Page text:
Bruce Moran’s Distilling Knowledge: Alchemy, Chemistry, and the Scientific Revolution. This marvelous book is not only deeply learned but extremely readable. Touched with Moran’s sense of humor and his compassion for his subject’s tireless efforts to understand the natural world, you will come away from this book with a new appreciation for the alchemists.
Alexander Roob, Alchemy and Mysticism. Diana Bishop is an expert on the enigmatic imagery that is used in alchemical texts. Many are included in Roob’s book, along with other illustrations from mystical and magical traditions.
Lyndal Roper, Witch Craze: Terror and Fantasy in Baroque Germany. This scholarly book was important to me as I wrote A Discovery of Witches because it helped me understand how the belief in witches influenced the imagination. Many of the notions we have about witchcraft today have their roots in these terrifying fantasies.
James Sharpe, Instruments of Darkness: Witchcraft in Early Modern England. Sharpe’s book is an ideal starting point if you are interested in the history of witchcraft beyond Salem or Germany. One of his most controversial arguments focuses on the role that women played as accusers—not just as victims—in the witchcraft trials.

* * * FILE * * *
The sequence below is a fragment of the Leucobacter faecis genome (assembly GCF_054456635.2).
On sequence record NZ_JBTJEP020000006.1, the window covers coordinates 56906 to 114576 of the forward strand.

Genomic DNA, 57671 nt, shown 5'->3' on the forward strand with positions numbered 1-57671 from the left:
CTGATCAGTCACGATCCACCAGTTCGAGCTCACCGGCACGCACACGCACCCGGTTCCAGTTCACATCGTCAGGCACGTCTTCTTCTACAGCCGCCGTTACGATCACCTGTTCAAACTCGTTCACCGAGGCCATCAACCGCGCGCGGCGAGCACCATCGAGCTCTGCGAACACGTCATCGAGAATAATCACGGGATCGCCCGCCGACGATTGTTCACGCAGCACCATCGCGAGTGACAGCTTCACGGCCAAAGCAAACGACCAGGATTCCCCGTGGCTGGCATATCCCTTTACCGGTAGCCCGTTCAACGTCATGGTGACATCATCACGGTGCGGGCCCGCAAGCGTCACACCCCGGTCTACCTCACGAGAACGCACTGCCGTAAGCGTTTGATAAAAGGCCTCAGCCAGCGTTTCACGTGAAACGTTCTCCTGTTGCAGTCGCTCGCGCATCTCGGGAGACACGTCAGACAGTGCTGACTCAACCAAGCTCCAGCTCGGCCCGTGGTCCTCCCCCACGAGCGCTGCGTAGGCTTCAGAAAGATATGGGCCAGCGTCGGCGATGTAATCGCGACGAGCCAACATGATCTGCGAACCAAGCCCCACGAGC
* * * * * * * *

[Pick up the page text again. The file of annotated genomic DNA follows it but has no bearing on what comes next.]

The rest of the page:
Bryan Sykes, The Seven Daughters of Eve: The Science That Reveals Our Genetic Ancestry. I was fascinated by the combination of history, genealogy, and science in Sykes’s work. The book provides an introduction to the study of genetics, and to the legacies that are carried from generation to generation among the population.--Deborah Harkness (Photo of Deborah Harkness © Marion Ettlinger)
From Publishers Weekly